All this has led some to wonder if online services have served their purpose and should cease. The desire is to encourage people to gather—embodied and present with each other as believers have done for centuries. In an opinion piece in the New York Times, Tish Harrison Warren strongly advocated for the ending of online services, calling embodied worship a countercultural analog response to an increasingly digital world.4
“Throughout history, God has always called people to gather for worship.”
Others are seeing a new paradigm about how believers can be in community with each other and develop meaningful relationships online. They continue to develop their digital ministries and are working on new ways to minister to their existing congregations, while also evangelistically engaging with those who have never heard the Gospel. I recently attended a conference where a speaker shared that he was aware of someone who had started a virtual church on Roblox, an online multiplayer gaming platform. He shared that this church had over a thousand members, regular worship services, an organized small-groups program, and a staff to help with day-to-day ministry.
Throughout history, God has always called people to gather for worship. Worship was and always has been a mix of personal devotion and piety, as well as regularly meeting together corporately in a worshipping congregation of people. I believe that the church will continue to gather, but the gathering may increasingly be a mix of people who are present physically and also virtually. The challenge will be as it always has been: learning how to best lead and encourage people to deepen in faith and to live out that faith in all areas of life. The church will have to continue to learn new ways how to disciple, foster accountability, and empower people to live grateful lives of service.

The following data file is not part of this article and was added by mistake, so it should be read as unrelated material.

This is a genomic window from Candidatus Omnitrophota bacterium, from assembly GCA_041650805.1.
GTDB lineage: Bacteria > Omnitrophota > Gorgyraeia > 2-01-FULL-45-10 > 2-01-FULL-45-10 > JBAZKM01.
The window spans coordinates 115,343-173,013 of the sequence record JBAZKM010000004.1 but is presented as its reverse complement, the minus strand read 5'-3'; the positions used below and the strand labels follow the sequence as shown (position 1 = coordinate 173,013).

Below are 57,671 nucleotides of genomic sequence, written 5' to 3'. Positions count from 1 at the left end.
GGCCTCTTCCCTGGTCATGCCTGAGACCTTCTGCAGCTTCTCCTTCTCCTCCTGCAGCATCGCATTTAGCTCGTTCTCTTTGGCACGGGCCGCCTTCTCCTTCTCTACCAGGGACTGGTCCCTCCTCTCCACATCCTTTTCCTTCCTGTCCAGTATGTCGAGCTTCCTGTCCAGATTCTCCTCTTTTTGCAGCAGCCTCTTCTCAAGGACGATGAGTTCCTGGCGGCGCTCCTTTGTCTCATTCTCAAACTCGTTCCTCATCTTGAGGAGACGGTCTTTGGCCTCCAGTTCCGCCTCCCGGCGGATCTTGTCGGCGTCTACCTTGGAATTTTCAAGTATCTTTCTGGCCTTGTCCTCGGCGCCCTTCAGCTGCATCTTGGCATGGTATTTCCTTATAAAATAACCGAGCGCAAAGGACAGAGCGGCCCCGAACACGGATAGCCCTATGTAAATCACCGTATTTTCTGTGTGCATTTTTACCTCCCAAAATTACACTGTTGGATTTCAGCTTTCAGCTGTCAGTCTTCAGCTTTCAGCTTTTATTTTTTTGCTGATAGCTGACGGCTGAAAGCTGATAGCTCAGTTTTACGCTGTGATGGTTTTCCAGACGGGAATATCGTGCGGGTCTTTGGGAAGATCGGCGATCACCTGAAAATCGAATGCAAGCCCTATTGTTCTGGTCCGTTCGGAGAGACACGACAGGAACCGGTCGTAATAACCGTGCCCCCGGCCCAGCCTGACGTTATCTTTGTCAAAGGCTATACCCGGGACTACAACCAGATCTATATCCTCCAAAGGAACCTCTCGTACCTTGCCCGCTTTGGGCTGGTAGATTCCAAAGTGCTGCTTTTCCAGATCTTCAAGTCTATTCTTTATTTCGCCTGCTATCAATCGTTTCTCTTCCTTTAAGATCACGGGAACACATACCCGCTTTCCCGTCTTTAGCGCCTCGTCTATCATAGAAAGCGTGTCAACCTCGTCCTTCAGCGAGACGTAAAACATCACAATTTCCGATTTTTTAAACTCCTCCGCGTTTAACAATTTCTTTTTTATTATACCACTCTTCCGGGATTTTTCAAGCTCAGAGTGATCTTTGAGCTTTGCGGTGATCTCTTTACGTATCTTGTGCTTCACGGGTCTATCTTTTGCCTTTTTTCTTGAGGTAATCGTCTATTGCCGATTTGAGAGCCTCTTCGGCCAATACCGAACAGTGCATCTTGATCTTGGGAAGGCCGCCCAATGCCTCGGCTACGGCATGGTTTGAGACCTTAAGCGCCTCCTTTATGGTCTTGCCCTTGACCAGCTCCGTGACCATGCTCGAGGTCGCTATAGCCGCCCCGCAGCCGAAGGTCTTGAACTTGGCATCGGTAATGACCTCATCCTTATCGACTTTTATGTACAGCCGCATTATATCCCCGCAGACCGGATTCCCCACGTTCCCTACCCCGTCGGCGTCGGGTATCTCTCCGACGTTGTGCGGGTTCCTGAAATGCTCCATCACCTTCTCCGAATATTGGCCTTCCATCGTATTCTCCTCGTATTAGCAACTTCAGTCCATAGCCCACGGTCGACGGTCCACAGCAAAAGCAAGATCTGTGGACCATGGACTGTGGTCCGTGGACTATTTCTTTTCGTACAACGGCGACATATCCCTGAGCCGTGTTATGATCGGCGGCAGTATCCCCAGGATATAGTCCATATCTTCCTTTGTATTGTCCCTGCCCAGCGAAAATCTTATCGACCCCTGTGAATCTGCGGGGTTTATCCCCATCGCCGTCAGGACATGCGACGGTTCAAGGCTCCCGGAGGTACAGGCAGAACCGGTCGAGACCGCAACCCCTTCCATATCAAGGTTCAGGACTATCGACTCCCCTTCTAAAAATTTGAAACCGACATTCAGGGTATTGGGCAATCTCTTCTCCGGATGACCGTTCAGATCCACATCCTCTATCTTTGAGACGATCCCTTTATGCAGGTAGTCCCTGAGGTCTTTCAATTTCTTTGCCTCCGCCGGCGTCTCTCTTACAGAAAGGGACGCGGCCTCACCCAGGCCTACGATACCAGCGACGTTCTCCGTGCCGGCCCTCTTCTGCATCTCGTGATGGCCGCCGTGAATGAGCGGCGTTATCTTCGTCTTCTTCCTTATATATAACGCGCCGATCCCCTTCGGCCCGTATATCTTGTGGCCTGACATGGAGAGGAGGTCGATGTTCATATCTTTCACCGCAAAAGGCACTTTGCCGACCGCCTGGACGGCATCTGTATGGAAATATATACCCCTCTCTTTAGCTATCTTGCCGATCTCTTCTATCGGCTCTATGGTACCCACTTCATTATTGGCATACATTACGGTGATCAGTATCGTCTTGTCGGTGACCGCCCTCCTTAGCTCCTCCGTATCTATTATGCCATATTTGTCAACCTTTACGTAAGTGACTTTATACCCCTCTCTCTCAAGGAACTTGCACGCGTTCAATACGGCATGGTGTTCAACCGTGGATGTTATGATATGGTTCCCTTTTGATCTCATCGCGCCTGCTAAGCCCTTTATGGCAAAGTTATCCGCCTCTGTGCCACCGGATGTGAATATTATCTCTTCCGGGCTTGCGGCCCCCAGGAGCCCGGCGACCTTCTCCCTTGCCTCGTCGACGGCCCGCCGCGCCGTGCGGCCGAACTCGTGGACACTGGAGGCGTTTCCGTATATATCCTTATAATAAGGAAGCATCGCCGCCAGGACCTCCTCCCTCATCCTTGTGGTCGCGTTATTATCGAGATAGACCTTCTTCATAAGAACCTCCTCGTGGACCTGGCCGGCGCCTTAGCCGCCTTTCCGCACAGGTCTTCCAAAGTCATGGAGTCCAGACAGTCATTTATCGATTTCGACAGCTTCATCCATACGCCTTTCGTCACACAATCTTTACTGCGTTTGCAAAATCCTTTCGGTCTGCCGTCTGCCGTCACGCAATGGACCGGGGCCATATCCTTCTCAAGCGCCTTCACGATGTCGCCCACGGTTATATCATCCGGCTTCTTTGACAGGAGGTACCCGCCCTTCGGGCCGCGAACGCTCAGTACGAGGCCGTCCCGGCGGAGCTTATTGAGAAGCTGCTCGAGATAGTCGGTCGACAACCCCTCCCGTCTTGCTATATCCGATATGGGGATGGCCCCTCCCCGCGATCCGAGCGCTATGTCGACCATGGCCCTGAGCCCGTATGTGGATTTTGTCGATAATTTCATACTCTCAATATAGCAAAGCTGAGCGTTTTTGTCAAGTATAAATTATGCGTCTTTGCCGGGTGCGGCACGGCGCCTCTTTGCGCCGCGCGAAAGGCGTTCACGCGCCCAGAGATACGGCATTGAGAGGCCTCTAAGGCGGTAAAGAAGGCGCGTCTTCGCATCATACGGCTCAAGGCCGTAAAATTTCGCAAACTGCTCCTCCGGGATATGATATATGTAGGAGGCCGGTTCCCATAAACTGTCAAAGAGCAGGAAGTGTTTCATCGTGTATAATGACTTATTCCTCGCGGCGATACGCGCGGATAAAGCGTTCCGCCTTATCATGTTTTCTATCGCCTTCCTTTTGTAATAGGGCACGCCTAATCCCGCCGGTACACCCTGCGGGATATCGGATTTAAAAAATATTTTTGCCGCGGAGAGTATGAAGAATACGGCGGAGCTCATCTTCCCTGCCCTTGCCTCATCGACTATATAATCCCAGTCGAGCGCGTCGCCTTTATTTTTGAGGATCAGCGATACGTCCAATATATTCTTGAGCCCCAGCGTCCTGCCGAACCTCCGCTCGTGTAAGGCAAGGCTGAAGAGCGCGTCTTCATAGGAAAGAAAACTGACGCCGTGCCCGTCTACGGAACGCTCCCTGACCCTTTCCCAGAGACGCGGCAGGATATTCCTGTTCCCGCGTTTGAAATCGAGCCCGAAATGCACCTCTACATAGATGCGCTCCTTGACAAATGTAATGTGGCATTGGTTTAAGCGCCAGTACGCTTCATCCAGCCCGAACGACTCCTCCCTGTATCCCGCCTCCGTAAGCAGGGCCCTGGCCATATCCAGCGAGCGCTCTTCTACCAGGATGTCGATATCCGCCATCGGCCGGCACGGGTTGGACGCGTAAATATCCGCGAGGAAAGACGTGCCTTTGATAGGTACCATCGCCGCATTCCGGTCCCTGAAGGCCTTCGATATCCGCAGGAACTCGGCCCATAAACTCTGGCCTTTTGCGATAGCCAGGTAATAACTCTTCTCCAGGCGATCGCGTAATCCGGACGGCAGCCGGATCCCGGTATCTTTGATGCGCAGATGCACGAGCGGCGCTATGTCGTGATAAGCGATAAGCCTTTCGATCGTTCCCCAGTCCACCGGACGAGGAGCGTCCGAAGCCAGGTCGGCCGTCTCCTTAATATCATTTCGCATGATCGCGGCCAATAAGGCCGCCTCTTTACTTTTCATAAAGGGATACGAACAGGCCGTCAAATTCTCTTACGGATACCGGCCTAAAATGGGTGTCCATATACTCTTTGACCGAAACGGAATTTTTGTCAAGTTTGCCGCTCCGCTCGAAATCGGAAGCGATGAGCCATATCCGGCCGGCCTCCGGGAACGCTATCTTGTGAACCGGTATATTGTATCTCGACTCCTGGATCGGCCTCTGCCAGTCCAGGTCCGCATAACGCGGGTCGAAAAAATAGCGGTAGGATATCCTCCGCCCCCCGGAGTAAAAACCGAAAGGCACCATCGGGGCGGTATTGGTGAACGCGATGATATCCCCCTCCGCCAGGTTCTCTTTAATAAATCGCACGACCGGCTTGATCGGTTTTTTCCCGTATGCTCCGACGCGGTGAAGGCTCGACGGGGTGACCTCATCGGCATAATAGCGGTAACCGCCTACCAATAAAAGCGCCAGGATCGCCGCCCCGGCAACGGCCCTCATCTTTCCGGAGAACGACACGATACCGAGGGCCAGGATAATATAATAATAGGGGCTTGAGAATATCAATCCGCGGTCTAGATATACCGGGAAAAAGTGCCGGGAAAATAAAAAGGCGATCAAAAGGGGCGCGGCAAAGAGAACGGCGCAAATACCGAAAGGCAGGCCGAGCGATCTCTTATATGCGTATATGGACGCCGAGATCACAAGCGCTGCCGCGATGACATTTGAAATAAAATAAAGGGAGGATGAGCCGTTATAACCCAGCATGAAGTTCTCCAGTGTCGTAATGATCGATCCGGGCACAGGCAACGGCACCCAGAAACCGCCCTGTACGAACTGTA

The Canons of Dort, not often considered a source of spiritual inspiration, reminds us that God will never let His Church perish. “…There is always a church of believers founded on Christ’s blood, a church which steadfastly loves, persistently worships, and—here and in all eternity—praises him as her Savior who laid down his life for her on the cross, as a bridegroom for a bride.”5
“God has always gathered believers together, and will continue to do so, even though our understanding of what ‘gathered’ means may change.”
As I enter into my sixth decade of life, I become more and more convinced that living and remaining in faith is a miracle, truly a gift from God. As I reflect on my own faith, I have had my share of doubts and unanswered questions over the years, but at the end of the day, I keep coming back to Jesus—or, maybe more accurately, he keeps coming back for me. He calls me into community with generations of believers who walk this same journey of faith. God has always gathered believers together, and will continue to do so, even though our understanding of what “gathered” means may change. This gathering will extend into the new Creation.
As we wait, the words of Paul to the Corinthians could never be more timely. “For now we see only a reflection as in a mirror; then we shall see face to face. Now I know in part; then I shall know fully, even as I am fully known.”6
Canons of Dort, The Second Main Point of Doctrine, Article 9 ↩
1 Corinthians 13:12 (NIV) ↩